This game is gorgeous, with slightly-animated illustrations for various sections of the story. I chuckled when I scrolled down to read about going down in an elevator and the elevator illustration scrolled up into the side of the screen. The UI is really nice too.
I have a daughter with a disabling genetic defect, so I teared up a little when I heard about how the protagonist of this story wanted to help their niece who has a genetic defect. I would have liked to explore more about the niece's disability and the medical researcher's aloofness to it (this was hinted at).
There are 15 endings based on your decisions. The decisions you make are things like who you decided to talk to and whether or not you ate alone most of the time at work. Finding the "best" ending (if one exists) was not intuitive at all. I chose all the "best" worker attributes and got one ending and chose a mixture and got a different one. I understand the idea, but I couldn't figure it out intuitively. I ended up reading the endings from the game's HTML files. I liked how nuanced they were, but I didn't have the patience to work out how to get them all in the individual game.
This game gave me an interesting a different perspective on what it would be like to be grieving a romantic partner with someone who was also that person's romantic partner. Additionally, the player character and her friends are part of the furry community. This is ignorance on my part, but I didn't realize that fur suits could bring a level of psychological comfort to the people who wear them. I guess I thought it was more like role-playing. I liked learning about polyamorous furries through this game.
The writing dragged a little in describing endless cooking and going out for meals. I would have liked some choices about what to make or how I felt when partner slept in so long that my pumpkin pancakes went cold. There were some choices about whether or not to have sex and how to have it, and those choices did affect the narration, but I'm not sure if they affected the ending.
In this game, you are a moderator of a social media site who looks through messages to a social media account for a user who is suspected to be dead. You get to look through messages to the person to see if you think they're actually dead or not. This isn't a mystery game--it's very clear that the person in question has died. This setup allowed you to see the way grief affected people over time, without awkward time jumps. I thought that was a clever way to explore the theme of grief.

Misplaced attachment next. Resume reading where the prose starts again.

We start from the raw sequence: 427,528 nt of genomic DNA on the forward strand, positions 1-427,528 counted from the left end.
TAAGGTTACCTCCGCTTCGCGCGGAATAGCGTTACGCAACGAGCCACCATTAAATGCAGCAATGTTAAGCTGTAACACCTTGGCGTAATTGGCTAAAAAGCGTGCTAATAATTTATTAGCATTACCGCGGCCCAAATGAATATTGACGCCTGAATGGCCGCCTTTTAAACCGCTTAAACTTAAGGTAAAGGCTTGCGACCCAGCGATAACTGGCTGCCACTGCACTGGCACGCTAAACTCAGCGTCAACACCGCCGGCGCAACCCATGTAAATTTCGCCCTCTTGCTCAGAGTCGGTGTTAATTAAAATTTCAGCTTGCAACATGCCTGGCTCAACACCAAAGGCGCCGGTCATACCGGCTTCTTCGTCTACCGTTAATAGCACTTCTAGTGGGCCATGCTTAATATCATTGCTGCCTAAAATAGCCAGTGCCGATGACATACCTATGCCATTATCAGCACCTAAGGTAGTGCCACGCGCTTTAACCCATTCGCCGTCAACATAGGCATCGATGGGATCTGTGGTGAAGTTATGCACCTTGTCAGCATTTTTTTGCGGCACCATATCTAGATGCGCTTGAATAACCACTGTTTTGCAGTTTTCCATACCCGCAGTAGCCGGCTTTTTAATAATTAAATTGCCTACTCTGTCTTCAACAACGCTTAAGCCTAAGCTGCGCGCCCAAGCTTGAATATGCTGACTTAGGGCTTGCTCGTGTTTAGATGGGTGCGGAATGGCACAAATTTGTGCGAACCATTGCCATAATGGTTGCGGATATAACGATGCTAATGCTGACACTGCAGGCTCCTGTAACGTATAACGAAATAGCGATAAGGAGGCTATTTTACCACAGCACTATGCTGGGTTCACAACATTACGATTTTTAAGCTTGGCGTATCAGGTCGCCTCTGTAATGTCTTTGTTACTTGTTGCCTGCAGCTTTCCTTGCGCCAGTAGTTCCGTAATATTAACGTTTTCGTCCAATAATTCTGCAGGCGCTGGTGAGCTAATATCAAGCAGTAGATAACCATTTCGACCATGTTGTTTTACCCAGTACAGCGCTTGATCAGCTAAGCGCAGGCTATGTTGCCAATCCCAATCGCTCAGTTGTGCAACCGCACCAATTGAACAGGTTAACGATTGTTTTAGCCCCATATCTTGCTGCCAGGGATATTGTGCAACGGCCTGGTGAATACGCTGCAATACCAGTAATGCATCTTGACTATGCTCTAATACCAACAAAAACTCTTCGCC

In the second half of the game, there's a (Spoiler - click to show)group chat with timers on each person's messages. I felt a little impatient with the timers, but at the same time, I thought it was a cool way to simulate a group chat. I think an animated ellipsis could have helped me to wait without worrying that something was going wrong.
Your choices don't impact much of the narrative. However, the hypertextuality of choosing what message to read really immersed me in the role of reading the messages as an outsider. This game has the same characters as Weird Grief. I preferred this game to Weird Grief. Also, if these games were inspired by real-life loss, I hope the author is doing okay.
This game has a self-consciousness of game tropes and fourth-wall-breaking that I probably would have found very deep fifteen years ago. Now, I feel like the game was too short to explore the existential problems of collecting things and killing things in platformer-type games. I also had the game-ending bug with the cyan type.
I did like the various effects the writer used with the type, like making it different colors and shaking or blurring it. It made me want to try something like that in my own games.
This game had a very strong start with lots of funny spam e-mails. Some of them are even relevant to the story later on. You play as a spam plugin and there is drama between you and the other plugins. The drama seemed overblown and it dragged on quite a while. I wonder if deciding to zap or approve any emails affected the story (I suspect that they don't affect it a ton). This game could have been improved by removing Zap's commentary and letting the player do the role-playing and making connections between e-mails. (Spoiler - click to show)I think reducing the other plugins to just two other characters would have been good too, as well as deleting the far-future memories, the partial construction of Laura. The ideas were interesting, but not fully developed. The idea of copying one's self while being conscious of the other selves' suffering and distributing onesself as a virus was strong enough to give the plot a strong feeling of resolution.
I enjoyed this short game where you steal from Nero's palace. You can choose from three companions and they change the narrative considerably. Parts of the game are randomized with each playthrough. There was one puzzle which I couldn't solve on my own, but an in-game helper made it so I didn't stop playing because of it. The background music is very cool.